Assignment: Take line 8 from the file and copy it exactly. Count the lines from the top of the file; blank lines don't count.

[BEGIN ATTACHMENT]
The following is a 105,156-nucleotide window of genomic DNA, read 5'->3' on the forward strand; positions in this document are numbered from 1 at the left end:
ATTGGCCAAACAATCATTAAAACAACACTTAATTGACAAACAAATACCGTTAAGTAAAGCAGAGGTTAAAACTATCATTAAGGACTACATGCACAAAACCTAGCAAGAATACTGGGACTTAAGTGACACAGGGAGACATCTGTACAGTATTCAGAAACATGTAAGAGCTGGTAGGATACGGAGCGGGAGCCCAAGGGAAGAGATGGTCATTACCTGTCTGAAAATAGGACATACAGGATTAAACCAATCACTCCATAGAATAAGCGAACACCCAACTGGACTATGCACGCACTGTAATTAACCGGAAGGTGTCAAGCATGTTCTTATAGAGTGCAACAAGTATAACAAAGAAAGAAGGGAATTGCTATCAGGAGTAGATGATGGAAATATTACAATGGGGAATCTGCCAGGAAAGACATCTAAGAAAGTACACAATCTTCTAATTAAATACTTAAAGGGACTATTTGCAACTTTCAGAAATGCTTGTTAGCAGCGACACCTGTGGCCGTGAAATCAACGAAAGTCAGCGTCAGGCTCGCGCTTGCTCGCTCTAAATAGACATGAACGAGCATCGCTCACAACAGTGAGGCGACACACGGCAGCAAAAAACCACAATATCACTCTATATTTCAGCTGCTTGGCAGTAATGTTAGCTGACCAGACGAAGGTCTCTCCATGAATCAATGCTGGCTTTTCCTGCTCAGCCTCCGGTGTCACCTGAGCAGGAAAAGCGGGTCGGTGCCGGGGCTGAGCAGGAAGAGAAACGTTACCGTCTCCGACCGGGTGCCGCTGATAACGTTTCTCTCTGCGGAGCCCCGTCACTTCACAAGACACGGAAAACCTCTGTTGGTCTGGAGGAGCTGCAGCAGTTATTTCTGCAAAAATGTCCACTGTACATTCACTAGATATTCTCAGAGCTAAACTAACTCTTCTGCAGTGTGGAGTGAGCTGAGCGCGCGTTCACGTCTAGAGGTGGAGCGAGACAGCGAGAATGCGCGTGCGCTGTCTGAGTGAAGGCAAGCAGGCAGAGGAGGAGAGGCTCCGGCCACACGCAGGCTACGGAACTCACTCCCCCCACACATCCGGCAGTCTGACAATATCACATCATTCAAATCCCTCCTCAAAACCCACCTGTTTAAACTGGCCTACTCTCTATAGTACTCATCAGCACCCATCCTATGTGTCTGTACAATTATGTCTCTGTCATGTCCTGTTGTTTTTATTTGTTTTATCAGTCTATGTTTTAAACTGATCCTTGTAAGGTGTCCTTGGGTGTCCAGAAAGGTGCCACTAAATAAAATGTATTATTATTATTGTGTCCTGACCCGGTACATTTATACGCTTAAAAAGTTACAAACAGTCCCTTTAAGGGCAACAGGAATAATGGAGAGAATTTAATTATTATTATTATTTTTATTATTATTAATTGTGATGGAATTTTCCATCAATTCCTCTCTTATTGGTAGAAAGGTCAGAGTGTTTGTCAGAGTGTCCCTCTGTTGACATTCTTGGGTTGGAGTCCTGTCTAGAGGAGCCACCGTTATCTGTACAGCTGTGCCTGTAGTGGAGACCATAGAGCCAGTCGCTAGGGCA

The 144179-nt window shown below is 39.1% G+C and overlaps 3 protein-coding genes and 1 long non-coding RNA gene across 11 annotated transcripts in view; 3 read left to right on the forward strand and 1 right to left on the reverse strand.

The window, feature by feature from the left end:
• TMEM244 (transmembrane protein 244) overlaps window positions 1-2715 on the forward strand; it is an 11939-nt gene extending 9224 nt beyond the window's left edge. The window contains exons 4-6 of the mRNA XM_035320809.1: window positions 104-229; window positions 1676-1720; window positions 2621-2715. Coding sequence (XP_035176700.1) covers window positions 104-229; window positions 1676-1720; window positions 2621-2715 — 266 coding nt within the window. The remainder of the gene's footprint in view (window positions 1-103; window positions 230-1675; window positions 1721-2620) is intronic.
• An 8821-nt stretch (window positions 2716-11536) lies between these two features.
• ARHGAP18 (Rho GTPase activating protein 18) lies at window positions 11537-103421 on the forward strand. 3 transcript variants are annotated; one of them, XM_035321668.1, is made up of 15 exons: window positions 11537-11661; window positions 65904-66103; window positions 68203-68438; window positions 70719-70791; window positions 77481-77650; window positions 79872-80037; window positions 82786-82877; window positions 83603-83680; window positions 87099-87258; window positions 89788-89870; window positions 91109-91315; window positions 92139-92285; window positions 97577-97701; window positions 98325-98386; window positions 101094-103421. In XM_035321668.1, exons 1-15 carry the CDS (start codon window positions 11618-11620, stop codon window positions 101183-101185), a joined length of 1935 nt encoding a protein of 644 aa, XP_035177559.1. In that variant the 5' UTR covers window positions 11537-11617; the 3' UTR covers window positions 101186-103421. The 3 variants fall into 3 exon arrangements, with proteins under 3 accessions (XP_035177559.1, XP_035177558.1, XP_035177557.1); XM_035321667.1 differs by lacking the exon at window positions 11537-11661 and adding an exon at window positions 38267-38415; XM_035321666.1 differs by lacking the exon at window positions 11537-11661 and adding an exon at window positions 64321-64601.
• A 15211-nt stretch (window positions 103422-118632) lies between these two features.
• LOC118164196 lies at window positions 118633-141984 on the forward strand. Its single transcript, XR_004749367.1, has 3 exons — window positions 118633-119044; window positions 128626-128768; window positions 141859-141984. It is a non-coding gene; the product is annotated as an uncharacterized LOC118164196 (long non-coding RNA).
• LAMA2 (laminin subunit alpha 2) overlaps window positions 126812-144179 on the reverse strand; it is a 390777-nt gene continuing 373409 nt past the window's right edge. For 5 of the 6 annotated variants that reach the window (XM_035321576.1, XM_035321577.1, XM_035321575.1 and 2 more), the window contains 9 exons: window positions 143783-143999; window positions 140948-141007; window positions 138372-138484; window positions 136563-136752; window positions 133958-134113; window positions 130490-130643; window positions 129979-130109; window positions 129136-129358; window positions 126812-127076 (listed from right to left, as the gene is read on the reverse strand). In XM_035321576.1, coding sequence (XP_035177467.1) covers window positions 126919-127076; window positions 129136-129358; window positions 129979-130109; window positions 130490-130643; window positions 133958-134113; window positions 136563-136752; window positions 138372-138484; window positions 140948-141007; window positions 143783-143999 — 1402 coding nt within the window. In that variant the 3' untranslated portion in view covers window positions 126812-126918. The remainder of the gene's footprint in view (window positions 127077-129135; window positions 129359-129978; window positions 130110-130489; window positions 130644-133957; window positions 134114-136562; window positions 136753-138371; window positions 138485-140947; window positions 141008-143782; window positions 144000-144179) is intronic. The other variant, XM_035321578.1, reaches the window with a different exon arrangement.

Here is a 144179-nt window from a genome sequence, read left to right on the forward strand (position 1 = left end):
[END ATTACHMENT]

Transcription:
• A 15211-nt stretch (window positions 103422-118632) lies between these two features.